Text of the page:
37. Treat everyone with the same level of respect you would give to your grandfather and the same level of patience you would have with your baby brother.
  38. Apologize when you should.
  39. Write things down.
  40. Be curious.  Don’t be scared to learn something new.
  41. Explore new ideas and opportunities often.
  42. Don’t be shy.  Network with people.  Meet new people.
  43. Don’t worry too much about what other people think about you.
  44. Spend time with nice people who are smart, driven, and likeminded.
  45. Don’t text and drive.  Don’t drink and drive.
  46. Drink water when you’re thirsty.
  47. Don’t eat when you’re bored.  Eat when you’re hungry.
  48. Exercise every day.  Simply take a long, relaxing walk or commit 30 minutes to an at-home exercise program like theP90X workout.
  49. Let go of things you can’t change.  Concentrate on things you can.
  50. Find hard work you actually enjoy doing.
  51. Realize that the harder you work, the luckier you will become.
  52. Follow your heart.  Don’t waste your life fulfilling someone else’s dreams and desires.
  53. Set priorities for yourself and act accordingly.
  54. Take it slow and add up all your small victories.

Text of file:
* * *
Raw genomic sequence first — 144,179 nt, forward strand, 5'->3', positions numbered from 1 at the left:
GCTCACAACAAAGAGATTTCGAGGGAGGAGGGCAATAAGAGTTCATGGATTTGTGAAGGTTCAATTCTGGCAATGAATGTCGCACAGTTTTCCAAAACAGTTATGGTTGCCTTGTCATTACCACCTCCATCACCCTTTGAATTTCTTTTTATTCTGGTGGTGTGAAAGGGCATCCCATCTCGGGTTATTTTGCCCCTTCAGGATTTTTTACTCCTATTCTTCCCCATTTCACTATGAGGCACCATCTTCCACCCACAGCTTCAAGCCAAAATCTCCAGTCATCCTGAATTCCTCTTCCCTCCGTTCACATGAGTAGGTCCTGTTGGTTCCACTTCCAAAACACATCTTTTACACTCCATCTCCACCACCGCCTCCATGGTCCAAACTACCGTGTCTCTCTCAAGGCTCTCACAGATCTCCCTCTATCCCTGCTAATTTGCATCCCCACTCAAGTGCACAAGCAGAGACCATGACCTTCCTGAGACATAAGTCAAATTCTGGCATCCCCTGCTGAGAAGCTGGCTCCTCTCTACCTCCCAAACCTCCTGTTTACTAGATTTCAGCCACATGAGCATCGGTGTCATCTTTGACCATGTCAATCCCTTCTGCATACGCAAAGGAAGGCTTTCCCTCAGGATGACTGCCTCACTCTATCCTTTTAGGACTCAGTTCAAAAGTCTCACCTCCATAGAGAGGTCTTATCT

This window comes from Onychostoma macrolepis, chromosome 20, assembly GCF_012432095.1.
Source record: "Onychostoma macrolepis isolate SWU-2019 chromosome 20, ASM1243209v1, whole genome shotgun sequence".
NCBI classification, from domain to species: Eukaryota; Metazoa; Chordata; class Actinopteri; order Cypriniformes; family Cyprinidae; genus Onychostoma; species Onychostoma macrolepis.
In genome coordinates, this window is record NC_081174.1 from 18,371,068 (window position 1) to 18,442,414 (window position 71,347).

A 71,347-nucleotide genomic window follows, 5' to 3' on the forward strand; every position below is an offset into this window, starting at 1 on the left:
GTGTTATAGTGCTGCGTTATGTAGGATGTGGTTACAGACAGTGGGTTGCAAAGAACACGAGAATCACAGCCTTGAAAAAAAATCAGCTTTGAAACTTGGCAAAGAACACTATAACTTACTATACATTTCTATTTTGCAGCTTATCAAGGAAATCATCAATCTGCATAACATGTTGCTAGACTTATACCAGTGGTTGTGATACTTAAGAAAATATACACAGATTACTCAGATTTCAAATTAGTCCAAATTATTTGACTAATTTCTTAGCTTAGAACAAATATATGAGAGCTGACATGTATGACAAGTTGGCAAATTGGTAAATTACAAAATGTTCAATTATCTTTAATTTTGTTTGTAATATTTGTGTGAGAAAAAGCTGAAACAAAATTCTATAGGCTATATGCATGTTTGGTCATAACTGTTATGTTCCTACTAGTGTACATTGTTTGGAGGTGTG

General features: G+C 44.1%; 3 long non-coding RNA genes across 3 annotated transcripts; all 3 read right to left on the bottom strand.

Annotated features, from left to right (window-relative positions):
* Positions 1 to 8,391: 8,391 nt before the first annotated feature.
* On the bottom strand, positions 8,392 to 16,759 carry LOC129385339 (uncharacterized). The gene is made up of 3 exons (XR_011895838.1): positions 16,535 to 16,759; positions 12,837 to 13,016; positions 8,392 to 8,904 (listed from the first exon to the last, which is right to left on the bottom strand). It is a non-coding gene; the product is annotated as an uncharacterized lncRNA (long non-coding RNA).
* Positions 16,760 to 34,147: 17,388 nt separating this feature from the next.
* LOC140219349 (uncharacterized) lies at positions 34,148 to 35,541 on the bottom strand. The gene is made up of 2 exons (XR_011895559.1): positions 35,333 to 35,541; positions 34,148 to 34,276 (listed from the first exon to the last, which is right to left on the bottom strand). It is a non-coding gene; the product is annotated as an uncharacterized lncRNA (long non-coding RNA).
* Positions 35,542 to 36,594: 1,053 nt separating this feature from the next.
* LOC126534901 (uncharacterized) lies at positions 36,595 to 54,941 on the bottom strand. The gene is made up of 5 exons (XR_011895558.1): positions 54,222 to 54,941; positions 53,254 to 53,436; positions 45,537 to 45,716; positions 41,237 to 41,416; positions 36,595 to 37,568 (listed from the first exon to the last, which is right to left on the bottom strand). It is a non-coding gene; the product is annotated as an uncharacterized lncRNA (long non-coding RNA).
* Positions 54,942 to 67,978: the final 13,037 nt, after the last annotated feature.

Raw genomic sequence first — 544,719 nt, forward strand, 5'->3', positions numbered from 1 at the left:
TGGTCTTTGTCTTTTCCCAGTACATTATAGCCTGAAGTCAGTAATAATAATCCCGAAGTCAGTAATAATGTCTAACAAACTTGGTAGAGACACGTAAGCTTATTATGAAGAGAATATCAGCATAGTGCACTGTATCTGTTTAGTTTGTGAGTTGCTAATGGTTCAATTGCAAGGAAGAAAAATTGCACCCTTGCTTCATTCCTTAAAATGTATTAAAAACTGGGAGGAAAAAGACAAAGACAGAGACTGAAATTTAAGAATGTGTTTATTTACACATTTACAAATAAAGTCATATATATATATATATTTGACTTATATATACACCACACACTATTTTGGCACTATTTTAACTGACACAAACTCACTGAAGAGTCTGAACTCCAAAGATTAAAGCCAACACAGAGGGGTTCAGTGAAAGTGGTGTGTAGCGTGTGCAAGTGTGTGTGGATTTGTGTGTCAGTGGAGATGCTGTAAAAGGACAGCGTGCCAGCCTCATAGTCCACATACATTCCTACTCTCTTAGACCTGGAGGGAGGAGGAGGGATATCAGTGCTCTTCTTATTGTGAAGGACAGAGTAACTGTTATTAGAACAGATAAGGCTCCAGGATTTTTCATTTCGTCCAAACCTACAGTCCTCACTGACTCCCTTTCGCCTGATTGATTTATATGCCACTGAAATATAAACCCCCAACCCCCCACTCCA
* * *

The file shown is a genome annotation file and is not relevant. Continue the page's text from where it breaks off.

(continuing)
55. However good or bad a situation is now, it will change.  Accept this simple fact.
  56. Excel at what you do.  Otherwise you’ll just frustrate yourself.
  57. Mature, but don’t grow up too fast.
  58. Realize that you’re never quite as right as you think you are.
  59. Build something or do something that makes you proud.
  60. Make mistakes, learn from them, laugh about them, and move along.

Oh, and enjoy life’s simple pleasures.  They’re free and better than anything money can buy. 

Written by Marc Chernoff

Source


10 Life Decisions You Will Regret Making

regrets

1. Dwelling on one person too much. People change and they always disappoint. Never put anyone on a pedestal.

2. Not taking better care of your teeth. A little bit of maintenance every day prevents a ton of maintenance down the road.

3. Not wearing sunscreen. You don’t want to look like a worn leather bag when you are older.

4. Drinking and driving. It’s a stupid and selfish decision that will cost you and others.

5. Not apologizing. Arguments happen, but don’t let them ruin lifelong friendships.

6. Charging that big purchase to your credit card. You tell yourself you can pay it off in three months, but then another purchase happens, and then another. Then your car suddenly has engine trouble. Suddenly, you are in so much debt you don’t know what to do.